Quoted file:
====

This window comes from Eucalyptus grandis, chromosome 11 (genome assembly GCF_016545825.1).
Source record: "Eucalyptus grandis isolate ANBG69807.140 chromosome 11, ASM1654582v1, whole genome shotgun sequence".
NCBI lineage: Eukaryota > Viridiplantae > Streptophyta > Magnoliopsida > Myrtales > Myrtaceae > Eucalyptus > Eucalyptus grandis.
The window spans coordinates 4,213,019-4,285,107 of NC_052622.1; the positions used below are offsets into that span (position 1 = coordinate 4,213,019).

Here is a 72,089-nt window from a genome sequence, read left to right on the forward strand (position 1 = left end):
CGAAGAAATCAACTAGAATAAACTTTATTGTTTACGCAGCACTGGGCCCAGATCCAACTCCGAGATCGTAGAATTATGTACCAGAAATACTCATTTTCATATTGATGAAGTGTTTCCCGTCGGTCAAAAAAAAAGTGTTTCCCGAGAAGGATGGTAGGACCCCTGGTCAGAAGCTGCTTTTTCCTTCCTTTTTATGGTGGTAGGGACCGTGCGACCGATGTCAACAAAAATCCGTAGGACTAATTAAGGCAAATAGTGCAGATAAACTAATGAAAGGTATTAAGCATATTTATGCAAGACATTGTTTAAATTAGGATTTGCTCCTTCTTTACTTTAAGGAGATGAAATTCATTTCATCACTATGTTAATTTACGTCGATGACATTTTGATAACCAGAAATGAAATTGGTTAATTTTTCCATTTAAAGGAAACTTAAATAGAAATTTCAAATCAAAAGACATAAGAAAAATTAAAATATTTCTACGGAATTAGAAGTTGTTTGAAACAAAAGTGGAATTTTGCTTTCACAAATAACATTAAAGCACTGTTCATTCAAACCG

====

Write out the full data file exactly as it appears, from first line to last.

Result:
This window comes from Eucalyptus grandis, chromosome 11 (genome assembly GCF_016545825.1).
Source record: "Eucalyptus grandis isolate ANBG69807.140 chromosome 11, ASM1654582v1, whole genome shotgun sequence".
NCBI lineage: Eukaryota > Viridiplantae > Streptophyta > Magnoliopsida > Myrtales > Myrtaceae > Eucalyptus > Eucalyptus grandis.
The window spans coordinates 4,213,019-4,285,107 of NC_052622.1; the positions used below are offsets into that span (position 1 = coordinate 4,213,019).

Here is a 72,089-nt window from a genome sequence, read left to right on the forward strand (position 1 = left end):
CGAAGAAATCAACTAGAATAAACTTTATTGTTTACGCAGCACTGGGCCCAGATCCAACTCCGAGATCGTAGAATTATGTACCAGAAATACTCATTTTCATATTGATGAAGTGTTTCCCGTCGGTCAAAAAAAAAGTGTTTCCCGAGAAGGATGGTAGGACCCCTGGTCAGAAGCTGCTTTTTCCTTCCTTTTTATGGTGGTAGGGACCGTGCGACCGATGTCAACAAAAATCCGTAGGACTAATTAAGGCAAATAGTGCAGATAAACTAATGAAAGGTATTAAGCATATTTATGCAAGACATTGTTTAAATTAGGATTTGCTCCTTCTTTACTTTAAGGAGATGAAATTCATTTCATCACTATGTTAATTTACGTCGATGACATTTTGATAACCAGAAATGAAATTGGTTAATTTTTCCATTTAAAGGAAACTTAAATAGAAATTTCAAATCAAAAGACATAAGAAAAATTAAAATATTTCTACGGAATTAGAAGTTGTTTGAAACAAAAGTGGAATTTTGCTTTCACAAATAACATTAAAGCACTGTTCATTCAAACCG